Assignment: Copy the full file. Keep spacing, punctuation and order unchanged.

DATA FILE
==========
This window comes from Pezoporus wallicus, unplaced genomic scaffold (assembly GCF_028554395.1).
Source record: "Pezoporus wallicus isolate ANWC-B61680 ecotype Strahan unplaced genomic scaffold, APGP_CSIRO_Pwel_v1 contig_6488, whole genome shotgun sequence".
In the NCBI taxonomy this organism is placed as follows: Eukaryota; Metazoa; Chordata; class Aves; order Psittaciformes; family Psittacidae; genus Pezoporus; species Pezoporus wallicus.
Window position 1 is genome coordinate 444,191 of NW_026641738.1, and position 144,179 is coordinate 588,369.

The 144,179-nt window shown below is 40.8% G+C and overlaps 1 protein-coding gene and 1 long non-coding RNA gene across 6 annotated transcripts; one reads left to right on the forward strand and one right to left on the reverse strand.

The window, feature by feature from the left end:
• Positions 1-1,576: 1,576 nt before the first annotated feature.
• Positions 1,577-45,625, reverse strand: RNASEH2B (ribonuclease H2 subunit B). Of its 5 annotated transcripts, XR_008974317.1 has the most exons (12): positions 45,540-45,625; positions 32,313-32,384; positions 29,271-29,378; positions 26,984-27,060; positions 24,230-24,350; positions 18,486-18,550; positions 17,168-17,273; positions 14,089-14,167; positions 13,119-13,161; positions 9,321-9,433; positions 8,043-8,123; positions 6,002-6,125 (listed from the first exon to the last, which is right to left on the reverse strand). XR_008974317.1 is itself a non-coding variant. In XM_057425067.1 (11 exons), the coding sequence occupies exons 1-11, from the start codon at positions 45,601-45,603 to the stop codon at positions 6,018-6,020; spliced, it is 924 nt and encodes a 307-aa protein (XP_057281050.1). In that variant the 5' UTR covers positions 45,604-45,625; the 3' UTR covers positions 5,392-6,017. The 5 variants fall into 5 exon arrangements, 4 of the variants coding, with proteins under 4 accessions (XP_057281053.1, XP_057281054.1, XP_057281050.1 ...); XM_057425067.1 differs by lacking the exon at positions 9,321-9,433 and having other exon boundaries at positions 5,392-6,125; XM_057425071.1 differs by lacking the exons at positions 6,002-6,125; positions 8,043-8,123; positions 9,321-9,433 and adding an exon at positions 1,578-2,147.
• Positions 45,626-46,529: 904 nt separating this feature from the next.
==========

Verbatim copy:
This window comes from Pezoporus wallicus, unplaced genomic scaffold (assembly GCF_028554395.1).
Source record: "Pezoporus wallicus isolate ANWC-B61680 ecotype Strahan unplaced genomic scaffold, APGP_CSIRO_Pwel_v1 contig_6488, whole genome shotgun sequence".
In the NCBI taxonomy this organism is placed as follows: Eukaryota; Metazoa; Chordata; class Aves; order Psittaciformes; family Psittacidae; genus Pezoporus; species Pezoporus wallicus.
Window position 1 is genome coordinate 444,191 of NW_026641738.1, and position 144,179 is coordinate 588,369.

The 144,179-nt window shown below is 40.8% G+C and overlaps 1 protein-coding gene and 1 long non-coding RNA gene across 6 annotated transcripts; one reads left to right on the forward strand and one right to left on the reverse strand.

The window, feature by feature from the left end:
• Positions 1-1,576: 1,576 nt before the first annotated feature.
• Positions 1,577-45,625, reverse strand: RNASEH2B (ribonuclease H2 subunit B). Of its 5 annotated transcripts, XR_008974317.1 has the most exons (12): positions 45,540-45,625; positions 32,313-32,384; positions 29,271-29,378; positions 26,984-27,060; positions 24,230-24,350; positions 18,486-18,550; positions 17,168-17,273; positions 14,089-14,167; positions 13,119-13,161; positions 9,321-9,433; positions 8,043-8,123; positions 6,002-6,125 (listed from the first exon to the last, which is right to left on the reverse strand). XR_008974317.1 is itself a non-coding variant. In XM_057425067.1 (11 exons), the coding sequence occupies exons 1-11, from the start codon at positions 45,601-45,603 to the stop codon at positions 6,018-6,020; spliced, it is 924 nt and encodes a 307-aa protein (XP_057281050.1). In that variant the 5' UTR covers positions 45,604-45,625; the 3' UTR covers positions 5,392-6,017. The 5 variants fall into 5 exon arrangements, 4 of the variants coding, with proteins under 4 accessions (XP_057281053.1, XP_057281054.1, XP_057281050.1 ...); XM_057425067.1 differs by lacking the exon at positions 9,321-9,433 and having other exon boundaries at positions 5,392-6,125; XM_057425071.1 differs by lacking the exons at positions 6,002-6,125; positions 8,043-8,123; positions 9,321-9,433 and adding an exon at positions 1,578-2,147.
• Positions 45,626-46,529: 904 nt separating this feature from the next.